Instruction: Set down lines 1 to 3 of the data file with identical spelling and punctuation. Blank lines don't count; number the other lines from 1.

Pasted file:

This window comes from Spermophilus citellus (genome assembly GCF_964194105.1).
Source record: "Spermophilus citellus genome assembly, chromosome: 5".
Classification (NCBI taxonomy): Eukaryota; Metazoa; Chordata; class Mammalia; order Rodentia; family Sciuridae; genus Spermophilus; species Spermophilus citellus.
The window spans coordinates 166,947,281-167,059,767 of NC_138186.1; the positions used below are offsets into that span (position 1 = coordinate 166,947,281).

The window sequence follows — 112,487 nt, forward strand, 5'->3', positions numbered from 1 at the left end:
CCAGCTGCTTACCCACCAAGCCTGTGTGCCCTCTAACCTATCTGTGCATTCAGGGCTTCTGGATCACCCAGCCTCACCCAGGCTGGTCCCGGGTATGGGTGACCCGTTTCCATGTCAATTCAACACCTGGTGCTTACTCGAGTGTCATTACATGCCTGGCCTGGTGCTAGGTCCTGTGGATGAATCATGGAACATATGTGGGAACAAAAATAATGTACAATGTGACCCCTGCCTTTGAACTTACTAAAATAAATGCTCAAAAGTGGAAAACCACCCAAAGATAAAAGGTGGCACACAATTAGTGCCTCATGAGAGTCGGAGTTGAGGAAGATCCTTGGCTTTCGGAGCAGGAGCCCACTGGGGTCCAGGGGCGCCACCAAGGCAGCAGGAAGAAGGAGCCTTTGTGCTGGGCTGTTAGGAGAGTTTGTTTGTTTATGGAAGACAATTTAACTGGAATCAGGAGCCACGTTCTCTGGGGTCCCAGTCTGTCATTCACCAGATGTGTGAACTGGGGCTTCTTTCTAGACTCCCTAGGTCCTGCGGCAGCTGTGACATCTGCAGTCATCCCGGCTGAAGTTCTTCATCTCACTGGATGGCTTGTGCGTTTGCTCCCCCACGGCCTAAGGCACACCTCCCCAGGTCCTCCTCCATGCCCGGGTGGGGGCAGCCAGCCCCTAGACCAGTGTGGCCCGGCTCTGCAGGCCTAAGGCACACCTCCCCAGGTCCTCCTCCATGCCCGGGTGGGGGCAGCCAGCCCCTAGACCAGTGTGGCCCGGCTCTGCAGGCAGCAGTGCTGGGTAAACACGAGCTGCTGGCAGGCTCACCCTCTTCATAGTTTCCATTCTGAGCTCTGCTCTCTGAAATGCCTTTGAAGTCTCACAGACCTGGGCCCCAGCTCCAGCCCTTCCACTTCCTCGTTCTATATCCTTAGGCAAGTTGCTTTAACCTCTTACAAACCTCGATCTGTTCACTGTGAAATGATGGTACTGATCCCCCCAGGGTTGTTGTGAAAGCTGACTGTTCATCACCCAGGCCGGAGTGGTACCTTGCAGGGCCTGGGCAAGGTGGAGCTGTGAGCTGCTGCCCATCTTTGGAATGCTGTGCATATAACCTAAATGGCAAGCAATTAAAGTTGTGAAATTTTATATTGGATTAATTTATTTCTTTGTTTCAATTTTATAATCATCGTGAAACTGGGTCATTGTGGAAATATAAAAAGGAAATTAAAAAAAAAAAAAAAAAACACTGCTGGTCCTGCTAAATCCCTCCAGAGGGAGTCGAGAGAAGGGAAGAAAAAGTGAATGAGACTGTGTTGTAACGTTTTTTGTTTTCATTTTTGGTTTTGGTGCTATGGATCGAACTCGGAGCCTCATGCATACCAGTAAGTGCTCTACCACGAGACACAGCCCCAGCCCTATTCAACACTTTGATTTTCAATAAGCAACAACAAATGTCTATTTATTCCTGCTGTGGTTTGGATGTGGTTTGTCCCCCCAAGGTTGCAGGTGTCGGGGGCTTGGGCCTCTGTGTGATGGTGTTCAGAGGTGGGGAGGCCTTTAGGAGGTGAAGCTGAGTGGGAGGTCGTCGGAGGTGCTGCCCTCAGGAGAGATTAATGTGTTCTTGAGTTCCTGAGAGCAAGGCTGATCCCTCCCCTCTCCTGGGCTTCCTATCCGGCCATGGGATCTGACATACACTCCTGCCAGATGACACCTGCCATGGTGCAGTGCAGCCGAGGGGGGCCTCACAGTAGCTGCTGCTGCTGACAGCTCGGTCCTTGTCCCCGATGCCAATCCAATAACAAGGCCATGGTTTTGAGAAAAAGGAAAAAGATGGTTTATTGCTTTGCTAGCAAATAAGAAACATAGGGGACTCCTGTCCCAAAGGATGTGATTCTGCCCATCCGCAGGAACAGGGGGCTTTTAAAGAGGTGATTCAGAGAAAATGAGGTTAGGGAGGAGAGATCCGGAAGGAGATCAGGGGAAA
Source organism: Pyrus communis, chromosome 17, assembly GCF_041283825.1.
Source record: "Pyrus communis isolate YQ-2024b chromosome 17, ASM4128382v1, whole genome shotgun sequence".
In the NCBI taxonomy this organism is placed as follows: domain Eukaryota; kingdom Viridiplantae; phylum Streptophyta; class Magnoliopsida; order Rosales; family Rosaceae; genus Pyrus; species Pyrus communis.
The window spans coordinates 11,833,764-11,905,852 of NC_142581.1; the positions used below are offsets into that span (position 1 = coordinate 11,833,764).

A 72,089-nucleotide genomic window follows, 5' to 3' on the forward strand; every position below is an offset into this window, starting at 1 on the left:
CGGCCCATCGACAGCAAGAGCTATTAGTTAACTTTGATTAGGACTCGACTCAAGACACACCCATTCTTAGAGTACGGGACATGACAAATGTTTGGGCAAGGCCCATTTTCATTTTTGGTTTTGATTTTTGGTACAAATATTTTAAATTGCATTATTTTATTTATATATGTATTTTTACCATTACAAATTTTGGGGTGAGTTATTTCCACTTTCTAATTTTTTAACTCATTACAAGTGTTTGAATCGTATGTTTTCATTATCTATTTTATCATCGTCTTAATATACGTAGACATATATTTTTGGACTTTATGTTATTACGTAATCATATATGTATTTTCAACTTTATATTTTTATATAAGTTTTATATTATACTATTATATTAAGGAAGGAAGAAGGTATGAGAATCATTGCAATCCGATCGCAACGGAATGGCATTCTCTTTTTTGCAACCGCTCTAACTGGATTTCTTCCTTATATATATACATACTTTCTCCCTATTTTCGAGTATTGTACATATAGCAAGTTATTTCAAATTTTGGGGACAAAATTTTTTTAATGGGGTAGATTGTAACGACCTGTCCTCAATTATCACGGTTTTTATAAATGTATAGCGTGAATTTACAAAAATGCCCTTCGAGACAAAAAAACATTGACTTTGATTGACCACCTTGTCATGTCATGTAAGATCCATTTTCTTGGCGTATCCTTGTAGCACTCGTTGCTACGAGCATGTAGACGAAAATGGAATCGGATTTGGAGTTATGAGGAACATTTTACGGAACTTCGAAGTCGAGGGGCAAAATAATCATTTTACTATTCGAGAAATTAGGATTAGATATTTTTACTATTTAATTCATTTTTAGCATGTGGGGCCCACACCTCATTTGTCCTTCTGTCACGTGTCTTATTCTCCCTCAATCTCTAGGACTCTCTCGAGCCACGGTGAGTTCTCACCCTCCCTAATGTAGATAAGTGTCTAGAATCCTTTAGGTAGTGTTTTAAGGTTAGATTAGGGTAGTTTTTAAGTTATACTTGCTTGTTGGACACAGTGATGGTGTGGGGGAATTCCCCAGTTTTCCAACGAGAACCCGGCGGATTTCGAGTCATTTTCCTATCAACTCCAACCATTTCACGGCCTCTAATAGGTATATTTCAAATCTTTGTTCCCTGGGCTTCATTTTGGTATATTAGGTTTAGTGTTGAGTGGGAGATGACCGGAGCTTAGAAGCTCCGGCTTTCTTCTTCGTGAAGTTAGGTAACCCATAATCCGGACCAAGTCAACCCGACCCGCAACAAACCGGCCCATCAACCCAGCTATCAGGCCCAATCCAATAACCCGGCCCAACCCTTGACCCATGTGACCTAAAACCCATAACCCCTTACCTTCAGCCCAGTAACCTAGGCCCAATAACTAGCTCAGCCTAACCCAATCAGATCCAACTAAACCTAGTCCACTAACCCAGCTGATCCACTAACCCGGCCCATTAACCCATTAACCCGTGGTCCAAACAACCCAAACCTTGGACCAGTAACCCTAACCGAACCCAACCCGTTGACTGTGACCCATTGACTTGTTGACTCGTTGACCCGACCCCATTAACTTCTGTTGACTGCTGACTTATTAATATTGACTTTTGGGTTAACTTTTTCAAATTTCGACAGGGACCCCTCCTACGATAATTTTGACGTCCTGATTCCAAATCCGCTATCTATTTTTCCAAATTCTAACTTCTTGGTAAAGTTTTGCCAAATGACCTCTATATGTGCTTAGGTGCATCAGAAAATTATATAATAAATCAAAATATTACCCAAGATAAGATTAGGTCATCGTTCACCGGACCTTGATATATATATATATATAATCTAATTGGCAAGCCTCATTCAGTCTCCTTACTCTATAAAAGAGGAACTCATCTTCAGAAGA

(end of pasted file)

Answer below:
This window comes from Spermophilus citellus (genome assembly GCF_964194105.1).
Source record: "Spermophilus citellus genome assembly, chromosome: 5".
Classification (NCBI taxonomy): Eukaryota; Metazoa; Chordata; class Mammalia; order Rodentia; family Sciuridae; genus Spermophilus; species Spermophilus citellus.